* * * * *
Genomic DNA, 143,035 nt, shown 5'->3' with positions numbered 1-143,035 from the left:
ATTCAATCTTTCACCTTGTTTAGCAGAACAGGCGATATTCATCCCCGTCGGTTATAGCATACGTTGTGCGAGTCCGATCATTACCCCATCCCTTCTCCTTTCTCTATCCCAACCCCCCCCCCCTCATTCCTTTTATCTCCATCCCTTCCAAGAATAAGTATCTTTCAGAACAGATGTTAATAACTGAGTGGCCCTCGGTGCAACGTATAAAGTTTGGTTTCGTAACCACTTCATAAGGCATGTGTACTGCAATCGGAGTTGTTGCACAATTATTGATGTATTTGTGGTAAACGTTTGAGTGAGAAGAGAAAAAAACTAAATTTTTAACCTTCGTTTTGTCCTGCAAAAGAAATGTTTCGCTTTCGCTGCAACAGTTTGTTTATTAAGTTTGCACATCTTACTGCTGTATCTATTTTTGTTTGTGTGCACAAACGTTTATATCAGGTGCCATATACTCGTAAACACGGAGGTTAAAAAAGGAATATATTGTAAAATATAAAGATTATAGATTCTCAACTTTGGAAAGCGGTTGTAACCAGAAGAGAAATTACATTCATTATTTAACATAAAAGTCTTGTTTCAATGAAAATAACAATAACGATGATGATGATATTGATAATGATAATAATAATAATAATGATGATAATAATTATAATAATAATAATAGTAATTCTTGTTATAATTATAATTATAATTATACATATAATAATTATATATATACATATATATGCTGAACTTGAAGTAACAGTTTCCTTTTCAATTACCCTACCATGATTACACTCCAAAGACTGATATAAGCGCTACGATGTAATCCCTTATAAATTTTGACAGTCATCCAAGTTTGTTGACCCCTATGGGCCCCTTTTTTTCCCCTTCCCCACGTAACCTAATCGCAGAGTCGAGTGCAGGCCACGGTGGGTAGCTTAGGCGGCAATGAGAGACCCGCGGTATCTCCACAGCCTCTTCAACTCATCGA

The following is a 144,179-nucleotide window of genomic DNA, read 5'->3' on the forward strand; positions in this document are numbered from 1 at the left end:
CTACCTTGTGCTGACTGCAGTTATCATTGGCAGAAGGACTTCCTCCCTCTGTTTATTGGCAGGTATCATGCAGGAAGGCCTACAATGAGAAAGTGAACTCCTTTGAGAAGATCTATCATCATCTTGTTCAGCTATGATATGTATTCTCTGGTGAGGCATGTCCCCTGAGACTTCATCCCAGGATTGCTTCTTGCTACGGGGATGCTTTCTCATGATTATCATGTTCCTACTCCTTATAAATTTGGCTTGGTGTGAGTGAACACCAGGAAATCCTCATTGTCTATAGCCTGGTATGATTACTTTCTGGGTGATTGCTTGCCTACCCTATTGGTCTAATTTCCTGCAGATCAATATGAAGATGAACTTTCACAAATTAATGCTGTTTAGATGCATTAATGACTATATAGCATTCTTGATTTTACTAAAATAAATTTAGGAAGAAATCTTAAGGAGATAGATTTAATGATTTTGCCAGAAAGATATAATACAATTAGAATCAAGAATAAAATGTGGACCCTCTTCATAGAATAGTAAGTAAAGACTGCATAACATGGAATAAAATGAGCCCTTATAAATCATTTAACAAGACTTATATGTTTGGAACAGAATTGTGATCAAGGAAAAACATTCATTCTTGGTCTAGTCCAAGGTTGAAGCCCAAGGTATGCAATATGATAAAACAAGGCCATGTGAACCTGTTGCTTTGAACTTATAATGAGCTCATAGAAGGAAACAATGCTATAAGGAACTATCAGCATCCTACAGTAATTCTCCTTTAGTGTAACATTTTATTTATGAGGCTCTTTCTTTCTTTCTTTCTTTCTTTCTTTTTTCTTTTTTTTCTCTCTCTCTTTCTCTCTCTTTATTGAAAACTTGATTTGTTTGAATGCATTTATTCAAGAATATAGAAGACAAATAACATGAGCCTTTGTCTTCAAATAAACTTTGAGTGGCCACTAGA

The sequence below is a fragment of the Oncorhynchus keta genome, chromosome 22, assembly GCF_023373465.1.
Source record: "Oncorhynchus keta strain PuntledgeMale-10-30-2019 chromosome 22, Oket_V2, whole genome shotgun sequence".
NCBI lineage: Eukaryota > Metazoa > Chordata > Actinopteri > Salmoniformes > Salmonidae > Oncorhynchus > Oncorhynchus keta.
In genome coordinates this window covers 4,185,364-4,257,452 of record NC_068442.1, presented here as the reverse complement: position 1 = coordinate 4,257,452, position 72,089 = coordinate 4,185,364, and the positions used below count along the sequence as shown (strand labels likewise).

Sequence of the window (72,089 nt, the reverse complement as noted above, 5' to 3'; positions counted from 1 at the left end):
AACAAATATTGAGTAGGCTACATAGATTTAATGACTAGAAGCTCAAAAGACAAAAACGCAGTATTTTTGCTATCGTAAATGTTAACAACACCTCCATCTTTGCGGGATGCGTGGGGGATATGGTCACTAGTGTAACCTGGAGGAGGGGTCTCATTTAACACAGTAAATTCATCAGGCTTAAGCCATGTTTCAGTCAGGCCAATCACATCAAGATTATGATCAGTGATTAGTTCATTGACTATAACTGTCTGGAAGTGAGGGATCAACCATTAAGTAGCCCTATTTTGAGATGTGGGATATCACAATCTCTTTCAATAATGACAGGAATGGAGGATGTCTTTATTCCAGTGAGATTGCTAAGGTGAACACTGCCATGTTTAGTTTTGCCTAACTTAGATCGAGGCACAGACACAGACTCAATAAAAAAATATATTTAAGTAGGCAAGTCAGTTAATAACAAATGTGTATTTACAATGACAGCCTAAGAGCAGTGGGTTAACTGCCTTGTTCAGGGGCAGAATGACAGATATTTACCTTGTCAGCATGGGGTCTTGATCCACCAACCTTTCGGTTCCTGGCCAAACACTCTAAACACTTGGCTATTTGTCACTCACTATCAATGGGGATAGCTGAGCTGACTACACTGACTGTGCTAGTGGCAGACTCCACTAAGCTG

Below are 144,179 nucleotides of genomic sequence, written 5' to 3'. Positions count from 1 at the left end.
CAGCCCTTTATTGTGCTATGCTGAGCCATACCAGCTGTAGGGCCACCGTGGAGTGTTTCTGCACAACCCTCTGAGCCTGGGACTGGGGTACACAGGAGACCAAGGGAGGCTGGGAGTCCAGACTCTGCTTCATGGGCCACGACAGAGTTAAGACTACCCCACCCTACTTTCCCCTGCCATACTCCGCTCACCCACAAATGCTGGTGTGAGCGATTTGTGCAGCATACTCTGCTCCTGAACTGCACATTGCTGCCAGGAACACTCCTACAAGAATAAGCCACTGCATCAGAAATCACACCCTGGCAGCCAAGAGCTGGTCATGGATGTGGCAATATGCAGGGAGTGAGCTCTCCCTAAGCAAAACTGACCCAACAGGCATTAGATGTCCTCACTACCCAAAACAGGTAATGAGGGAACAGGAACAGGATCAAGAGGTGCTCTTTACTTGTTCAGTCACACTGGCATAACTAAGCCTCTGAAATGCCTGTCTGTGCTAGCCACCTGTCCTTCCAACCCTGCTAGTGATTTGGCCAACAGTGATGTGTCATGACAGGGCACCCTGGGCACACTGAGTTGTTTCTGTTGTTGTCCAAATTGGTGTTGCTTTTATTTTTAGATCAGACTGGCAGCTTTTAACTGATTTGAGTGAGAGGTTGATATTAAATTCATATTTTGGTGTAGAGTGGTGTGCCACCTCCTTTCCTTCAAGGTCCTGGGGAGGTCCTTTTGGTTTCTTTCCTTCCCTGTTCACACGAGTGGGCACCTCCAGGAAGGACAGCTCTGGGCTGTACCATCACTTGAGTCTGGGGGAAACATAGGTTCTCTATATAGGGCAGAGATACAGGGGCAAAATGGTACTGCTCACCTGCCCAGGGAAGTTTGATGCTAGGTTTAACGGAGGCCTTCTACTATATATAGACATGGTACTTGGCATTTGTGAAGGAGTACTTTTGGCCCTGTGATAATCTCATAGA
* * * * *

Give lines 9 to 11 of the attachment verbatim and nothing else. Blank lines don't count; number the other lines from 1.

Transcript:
Sequence of the window (72,089 nt, the reverse complement as noted above, 5' to 3'; positions counted from 1 at the left end):
AACAAATATTGAGTAGGCTACATAGATTTAATGACTAGAAGCTCAAAAGACAAAAACGCAGTATTTTTGCTATCGTAAATGTTAACAACACCTCCATCTTTGCGGGATGCGTGGGGGATATGGTCACTAGTGTAACCTGGAGGAGGGGTCTCATTTAACACAGTAAATTCATCAGGCTTAAGCCATGTTTCAGTCAGGCCAATCACATCAAGATTATGATCAGTGATTAGTTCATTGACTATAACTGTCTGGAAGTGAGGGATCAACCATTAAGTAGCCCTATTTTGAGATGTGGGATATCACAATCTCTTTCAATAATGACAGGAATGGAGGATGTCTTTATTCCAGTGAGATTGCTAAGGTGAACACTGCCATGTTTAGTTTTGCCTAACTTAGATCGAGGCACAGACACAGACTCAATAAAAAAATATATTTAAGTAGGCAAGTCAGTTAATAACAAATGTGTATTTACAATGACAGCCTAAGAGCAGTGGGTTAACTGCCTTGTTCAGGGGCAGAATGACAGATATTTACCTTGTCAGCATGGGGTCTTGATCCACCAACCTTTCGGTTCCTGGCCAAACACTCTAAACACTTGGCTATTTGTCACTCACTATCAATGGGGATAGCTGAGCTGACTACACTGACTGTGCTAGTGGCAGACTCCACTAAGCTG

Below are 144,179 nucleotides of genomic sequence, written 5' to 3'. Positions count from 1 at the left end.